Manufacturing problems have led to the recall of the thyroid-hormone replacement therapy Synthroid for the second time in 6 months. This time, however, the responsibility for the return of more than 28,520 bottles of the drug falls on the shoulders of AbbVie ($ABBV), the new company that resulted from the Jan. 1 spinoff from Abbott Laboratories ($ABT) of its branded drug business.
AbbVie spokesman Gregory Miley told The Wall Street Journal that the voluntary recall resulted from a "manufacturing line clearance error." An FDA enforcement report dated Jan. 9 said the product labeled as having "150 mcg tablets actually contained 75 mcg tablets." No adverse events have been recorded, Miley said, and AbbVie has taken steps to fix the problem.
AbbVie is not the first company to suffer from line clearance problems. In fact that was one of the key problems found by the FDA that led Novartis ($NVS) to close its over-the-counter plant in Lincoln, NE, a year ago for significant upgrades. In that case, the FDA said there were reports of Excedrin Migraine tablets also containing Excedrin caplets and regular-strength aspirin in an Excedrin Migraine geltabs carton. There were also chipped, crumbled and discolored products reported in some containers. Novartis was also making opioids for Endo Health Solutions ($ENDP), and the FDA in one case said, "28 assorted tablets were found in troughs for Oxycodone ER, Percocet and others."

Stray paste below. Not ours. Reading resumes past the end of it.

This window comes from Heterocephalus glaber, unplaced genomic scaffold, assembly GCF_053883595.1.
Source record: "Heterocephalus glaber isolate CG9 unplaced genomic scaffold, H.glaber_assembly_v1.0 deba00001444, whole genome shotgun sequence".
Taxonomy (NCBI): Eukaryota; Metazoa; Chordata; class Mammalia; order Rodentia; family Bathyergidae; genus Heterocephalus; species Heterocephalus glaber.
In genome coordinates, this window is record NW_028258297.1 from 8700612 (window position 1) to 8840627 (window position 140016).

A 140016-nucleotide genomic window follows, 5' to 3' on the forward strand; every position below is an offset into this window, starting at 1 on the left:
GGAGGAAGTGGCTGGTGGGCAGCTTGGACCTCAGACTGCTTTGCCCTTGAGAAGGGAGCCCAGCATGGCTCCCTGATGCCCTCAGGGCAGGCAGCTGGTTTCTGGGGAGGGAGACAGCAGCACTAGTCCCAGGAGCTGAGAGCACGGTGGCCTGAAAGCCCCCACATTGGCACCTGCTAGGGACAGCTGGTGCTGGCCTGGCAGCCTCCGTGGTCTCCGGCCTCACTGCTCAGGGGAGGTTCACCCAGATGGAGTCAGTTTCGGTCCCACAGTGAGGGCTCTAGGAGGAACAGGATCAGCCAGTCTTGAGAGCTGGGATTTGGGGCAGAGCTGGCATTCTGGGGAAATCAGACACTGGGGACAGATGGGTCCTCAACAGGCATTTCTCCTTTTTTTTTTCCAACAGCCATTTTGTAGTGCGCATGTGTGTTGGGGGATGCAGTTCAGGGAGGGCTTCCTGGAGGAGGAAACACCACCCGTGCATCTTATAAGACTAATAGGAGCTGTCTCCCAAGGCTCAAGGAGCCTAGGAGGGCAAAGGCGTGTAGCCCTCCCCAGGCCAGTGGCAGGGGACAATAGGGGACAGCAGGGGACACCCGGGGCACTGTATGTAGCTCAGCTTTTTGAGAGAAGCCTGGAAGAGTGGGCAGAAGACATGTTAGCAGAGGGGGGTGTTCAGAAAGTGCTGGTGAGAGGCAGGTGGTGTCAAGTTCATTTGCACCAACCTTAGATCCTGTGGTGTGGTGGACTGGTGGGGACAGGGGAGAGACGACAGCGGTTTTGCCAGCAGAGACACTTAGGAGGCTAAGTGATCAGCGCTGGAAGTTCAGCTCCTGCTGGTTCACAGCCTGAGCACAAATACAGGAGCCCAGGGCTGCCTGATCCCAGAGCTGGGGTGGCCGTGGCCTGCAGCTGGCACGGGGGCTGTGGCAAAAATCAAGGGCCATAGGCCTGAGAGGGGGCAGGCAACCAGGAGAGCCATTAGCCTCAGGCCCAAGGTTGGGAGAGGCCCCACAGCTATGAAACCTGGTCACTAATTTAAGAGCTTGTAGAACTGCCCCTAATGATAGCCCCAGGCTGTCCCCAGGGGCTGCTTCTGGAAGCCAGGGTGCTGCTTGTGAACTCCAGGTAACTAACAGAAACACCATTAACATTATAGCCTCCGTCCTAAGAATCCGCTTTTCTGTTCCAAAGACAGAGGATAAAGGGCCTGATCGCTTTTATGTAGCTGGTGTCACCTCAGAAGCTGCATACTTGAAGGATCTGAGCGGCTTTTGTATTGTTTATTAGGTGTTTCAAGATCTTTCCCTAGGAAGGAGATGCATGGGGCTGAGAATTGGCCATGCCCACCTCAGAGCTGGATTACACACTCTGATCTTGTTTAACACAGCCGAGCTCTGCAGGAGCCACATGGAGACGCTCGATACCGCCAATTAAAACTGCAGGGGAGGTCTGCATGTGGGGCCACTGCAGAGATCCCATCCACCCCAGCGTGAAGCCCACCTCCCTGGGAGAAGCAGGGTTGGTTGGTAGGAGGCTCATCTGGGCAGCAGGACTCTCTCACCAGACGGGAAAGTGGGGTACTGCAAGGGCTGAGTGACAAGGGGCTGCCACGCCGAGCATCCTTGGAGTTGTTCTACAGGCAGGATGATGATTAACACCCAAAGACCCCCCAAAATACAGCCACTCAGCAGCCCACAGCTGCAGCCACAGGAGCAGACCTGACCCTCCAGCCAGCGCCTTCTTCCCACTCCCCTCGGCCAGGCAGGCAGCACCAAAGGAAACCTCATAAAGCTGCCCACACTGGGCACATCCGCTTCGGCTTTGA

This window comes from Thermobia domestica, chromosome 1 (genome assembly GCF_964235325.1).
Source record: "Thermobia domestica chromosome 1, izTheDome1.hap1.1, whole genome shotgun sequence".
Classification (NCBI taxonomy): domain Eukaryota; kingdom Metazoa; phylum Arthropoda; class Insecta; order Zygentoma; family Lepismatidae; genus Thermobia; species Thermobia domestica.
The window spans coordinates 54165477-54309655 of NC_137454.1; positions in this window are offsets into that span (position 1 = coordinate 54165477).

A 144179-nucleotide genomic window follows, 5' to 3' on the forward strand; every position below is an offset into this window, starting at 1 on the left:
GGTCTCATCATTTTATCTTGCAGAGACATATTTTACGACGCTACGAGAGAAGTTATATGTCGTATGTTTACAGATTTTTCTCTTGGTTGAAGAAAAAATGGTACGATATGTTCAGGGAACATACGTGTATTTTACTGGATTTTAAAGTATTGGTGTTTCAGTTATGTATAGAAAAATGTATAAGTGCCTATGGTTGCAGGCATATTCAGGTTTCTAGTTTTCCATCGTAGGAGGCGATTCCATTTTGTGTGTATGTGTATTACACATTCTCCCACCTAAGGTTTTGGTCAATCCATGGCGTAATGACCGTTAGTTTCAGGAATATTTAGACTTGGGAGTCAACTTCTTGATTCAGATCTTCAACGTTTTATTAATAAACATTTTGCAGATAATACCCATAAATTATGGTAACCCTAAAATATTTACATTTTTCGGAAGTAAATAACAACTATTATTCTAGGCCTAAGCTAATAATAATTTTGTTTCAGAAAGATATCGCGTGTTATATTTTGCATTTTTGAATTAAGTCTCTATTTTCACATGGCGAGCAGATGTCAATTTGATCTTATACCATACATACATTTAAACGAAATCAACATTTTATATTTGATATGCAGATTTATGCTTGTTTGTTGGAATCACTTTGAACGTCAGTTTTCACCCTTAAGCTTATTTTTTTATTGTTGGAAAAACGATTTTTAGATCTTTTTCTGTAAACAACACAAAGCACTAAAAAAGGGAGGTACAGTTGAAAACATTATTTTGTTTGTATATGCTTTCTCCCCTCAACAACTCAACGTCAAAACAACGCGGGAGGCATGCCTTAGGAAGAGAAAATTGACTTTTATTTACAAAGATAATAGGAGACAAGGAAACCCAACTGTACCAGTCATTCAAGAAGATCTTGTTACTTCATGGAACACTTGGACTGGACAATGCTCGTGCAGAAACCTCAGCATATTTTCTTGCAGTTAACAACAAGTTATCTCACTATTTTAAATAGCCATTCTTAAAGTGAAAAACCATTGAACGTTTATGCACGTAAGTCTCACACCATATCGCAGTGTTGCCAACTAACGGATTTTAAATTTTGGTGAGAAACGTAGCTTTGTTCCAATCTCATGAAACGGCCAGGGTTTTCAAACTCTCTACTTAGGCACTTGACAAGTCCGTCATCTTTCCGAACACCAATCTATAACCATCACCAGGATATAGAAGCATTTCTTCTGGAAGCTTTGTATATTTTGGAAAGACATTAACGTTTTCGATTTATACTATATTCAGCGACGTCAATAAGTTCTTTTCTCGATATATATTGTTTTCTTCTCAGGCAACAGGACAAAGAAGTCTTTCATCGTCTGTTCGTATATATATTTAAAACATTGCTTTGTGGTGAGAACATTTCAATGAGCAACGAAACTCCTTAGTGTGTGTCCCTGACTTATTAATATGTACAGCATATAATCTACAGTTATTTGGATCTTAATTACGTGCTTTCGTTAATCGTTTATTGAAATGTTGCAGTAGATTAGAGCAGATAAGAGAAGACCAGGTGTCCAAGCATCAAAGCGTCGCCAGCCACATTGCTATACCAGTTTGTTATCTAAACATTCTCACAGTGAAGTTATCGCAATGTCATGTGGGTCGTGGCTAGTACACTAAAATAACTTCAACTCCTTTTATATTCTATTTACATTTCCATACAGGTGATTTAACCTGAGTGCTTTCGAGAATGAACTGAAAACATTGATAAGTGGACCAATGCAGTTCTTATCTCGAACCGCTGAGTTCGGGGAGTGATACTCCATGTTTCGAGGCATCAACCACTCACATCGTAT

While AbbVie's line clearance problems do not rival the issues at the Novartis plant, it also is not the first time the company has had manufacturing-related problems with Synthroid. In July, Abbott recalled 136,500 bottles of the drug after some bottles had a "thin wall defect on the bottom which may potentially impact the stability of the tablets," an FDA enforcement report said. The company said at the time that most of the product had not been shipped.
Abbott in 2012 reported $461 million in sales of Synthroid worldwide in the first 9 months of the year, The Wall Street Journal reports. AbbVie, which officially became its own entity this month, sells Synthroid in the U.S. and Abbott sells it outside of the U.S.
- read the Wall Street Journal story (sub. req.)